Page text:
SEO in 2015 has become something of a minefield. Many agencies lay claim to fame for ‘silver bullets’ and ‘holy grails’ and ‘guaranteed rankings’. The problem is that no-one, not even The Powers That Be at Google itself, completely have their heads around how Google’s search algorithm sorts web pages.
All we can do as business owners is make fairly educated guesses, and look at the sorts of sites that are performing well in the rankings and attempt to understand why. It is no secret that Content is King. Good, accurate, sharable content is what Google loves, and the more of it the better.
Websites that are content-rich, that actually offer up good information as opposed to fluff are the ones dominating the search rankings right now. And this trend does not look like changing, in fact, the opposite is more likely true as Google refines its sorting parameters further.
Yet there is a method to Google’s apparent madness; unique content drives results. Content, or information is what we, the web user, want. As such. website that is seen to be ‘scraping’ (or copying) content from another website will incur duplication penalties. This holds back the ‘trust metric’ you need to have with Google if they’re going to rank you.
The bottom line is Google’s in the business of delivering information to their clients – namely the countless billions who use Google every day, and they want to deliver the best content to ensure maximum customer satisfaction, in the shortest space of time.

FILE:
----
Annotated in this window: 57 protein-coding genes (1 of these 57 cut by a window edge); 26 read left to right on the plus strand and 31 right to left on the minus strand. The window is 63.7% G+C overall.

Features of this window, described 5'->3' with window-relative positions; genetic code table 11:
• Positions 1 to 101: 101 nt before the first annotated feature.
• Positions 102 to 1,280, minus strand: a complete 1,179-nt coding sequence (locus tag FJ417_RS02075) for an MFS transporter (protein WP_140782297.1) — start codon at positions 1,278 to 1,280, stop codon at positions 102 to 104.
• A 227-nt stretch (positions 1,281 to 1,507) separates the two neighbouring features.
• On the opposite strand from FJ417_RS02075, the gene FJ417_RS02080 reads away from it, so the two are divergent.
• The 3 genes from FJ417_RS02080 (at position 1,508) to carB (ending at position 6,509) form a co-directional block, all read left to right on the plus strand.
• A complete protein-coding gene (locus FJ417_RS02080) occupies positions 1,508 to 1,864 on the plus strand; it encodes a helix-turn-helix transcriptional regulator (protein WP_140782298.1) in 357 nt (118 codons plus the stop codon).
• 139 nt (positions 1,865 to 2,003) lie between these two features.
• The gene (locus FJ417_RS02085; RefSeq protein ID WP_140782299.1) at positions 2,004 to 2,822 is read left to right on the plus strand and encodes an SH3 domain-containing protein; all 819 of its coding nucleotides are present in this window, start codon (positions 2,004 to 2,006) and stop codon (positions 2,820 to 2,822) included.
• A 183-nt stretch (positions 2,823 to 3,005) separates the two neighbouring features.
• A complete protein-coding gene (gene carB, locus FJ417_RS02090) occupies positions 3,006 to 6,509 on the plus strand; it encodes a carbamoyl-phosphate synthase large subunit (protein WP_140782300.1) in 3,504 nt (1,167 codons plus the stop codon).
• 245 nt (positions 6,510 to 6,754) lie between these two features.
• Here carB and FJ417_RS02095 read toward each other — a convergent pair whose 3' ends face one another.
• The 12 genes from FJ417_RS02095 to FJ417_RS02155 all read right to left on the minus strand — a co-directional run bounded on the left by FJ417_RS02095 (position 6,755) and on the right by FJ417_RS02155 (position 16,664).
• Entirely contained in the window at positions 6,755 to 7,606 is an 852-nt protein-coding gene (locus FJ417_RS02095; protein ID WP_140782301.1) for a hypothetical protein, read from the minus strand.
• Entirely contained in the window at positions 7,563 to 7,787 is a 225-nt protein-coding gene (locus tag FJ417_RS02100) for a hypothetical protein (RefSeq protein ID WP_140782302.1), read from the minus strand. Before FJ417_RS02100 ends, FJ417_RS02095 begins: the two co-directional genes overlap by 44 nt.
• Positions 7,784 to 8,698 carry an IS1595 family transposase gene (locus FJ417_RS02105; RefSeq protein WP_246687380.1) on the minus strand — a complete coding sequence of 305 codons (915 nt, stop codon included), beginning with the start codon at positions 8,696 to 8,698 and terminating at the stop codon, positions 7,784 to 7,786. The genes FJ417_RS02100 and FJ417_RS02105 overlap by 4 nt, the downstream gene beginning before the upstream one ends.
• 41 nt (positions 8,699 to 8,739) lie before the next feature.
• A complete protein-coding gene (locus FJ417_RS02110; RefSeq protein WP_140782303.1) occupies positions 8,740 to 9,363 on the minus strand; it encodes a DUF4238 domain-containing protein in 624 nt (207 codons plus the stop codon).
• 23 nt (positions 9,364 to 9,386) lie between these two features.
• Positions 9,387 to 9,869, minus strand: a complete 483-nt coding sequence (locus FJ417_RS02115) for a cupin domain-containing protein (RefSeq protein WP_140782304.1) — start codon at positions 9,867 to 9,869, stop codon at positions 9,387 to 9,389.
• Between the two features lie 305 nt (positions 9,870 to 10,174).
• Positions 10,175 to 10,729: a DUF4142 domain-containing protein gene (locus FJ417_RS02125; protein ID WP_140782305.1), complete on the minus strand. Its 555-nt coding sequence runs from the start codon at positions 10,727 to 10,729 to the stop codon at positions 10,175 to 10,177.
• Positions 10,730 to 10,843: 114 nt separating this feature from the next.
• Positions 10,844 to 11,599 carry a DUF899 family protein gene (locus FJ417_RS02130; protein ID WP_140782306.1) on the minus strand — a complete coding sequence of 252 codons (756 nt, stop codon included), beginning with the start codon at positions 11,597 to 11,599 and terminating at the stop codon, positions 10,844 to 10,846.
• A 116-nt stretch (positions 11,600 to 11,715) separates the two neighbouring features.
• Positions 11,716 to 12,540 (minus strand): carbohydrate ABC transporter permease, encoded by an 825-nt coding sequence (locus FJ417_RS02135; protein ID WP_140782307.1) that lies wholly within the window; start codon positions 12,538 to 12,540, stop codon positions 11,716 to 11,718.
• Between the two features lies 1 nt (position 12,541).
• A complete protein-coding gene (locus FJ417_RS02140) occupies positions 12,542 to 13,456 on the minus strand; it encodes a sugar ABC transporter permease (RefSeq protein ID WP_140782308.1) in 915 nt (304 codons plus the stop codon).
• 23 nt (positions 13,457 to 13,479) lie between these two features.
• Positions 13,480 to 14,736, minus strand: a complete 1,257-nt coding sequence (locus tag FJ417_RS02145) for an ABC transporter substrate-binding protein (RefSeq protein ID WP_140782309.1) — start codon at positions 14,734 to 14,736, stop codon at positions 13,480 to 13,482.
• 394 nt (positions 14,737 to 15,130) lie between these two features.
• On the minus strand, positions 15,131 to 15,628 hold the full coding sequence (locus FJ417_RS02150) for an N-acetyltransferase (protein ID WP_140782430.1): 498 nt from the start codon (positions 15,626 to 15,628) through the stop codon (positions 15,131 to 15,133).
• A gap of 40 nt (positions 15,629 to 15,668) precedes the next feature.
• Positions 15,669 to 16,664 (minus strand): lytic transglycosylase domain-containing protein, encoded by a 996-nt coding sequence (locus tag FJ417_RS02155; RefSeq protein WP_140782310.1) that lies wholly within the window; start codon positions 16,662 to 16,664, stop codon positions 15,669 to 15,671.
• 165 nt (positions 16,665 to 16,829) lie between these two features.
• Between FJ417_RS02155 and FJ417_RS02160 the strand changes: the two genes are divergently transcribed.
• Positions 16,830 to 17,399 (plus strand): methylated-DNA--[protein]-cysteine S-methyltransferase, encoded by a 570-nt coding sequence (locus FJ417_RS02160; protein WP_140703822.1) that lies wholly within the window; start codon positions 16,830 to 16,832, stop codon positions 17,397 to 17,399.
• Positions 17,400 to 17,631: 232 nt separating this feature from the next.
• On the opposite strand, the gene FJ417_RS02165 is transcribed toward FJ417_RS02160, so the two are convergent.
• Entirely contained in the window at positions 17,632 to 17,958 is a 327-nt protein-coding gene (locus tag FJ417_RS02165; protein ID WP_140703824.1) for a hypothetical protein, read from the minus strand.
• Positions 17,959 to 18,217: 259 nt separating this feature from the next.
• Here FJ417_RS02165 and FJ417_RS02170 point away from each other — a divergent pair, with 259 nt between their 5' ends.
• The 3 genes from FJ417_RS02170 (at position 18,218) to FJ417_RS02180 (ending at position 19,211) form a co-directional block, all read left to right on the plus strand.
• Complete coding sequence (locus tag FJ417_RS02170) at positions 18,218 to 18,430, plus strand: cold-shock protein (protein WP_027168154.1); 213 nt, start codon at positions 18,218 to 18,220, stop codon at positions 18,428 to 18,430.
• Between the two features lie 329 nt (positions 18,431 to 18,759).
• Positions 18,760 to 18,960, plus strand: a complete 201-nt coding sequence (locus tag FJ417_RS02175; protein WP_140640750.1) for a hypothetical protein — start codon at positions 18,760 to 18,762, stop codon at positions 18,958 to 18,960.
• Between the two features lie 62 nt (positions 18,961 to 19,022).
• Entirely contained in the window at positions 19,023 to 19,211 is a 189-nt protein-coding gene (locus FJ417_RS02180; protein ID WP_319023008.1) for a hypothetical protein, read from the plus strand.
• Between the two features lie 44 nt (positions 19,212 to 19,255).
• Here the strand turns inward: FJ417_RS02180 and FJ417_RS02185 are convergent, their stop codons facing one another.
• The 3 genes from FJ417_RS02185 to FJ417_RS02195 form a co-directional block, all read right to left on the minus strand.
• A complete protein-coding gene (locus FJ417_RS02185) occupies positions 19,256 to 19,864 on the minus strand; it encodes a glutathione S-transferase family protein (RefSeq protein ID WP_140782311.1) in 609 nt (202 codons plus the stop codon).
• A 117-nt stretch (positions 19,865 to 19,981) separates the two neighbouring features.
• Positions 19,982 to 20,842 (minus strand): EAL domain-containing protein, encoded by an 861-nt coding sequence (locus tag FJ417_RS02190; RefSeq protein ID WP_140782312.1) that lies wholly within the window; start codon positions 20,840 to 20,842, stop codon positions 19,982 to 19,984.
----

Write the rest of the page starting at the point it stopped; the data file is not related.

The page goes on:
So, for argument’s sake, let’s say you’ve written a great piece of content about your industry. It is unique, well written and over 500 words, remember Google loves LOTS of content. However several weeks after you’ve put this fabulous new piece of content on your website, you notice that a competitor is outranking you for it. They have, in effect, performed a ‘cut n’ paste’ job and lifted the content in its entirety.
How do you get around this?
The answer is; Google Authorship.
Google Authorship is basically a ‘certification’ telling Google that any content on your site, is unique to you. Thus if it’s bots come across the same content on another site – no matter how much Google trusts this site – it will deem it as a duplication.
Setting up Google Authorship is similar to setting up Google Analytics. It requires access to some part of the website or web host’s files to install a very small file, which once verified, certifies you as being a Google Author. It is also tied to your G+ account – something you should seriously consider using as a business tool too.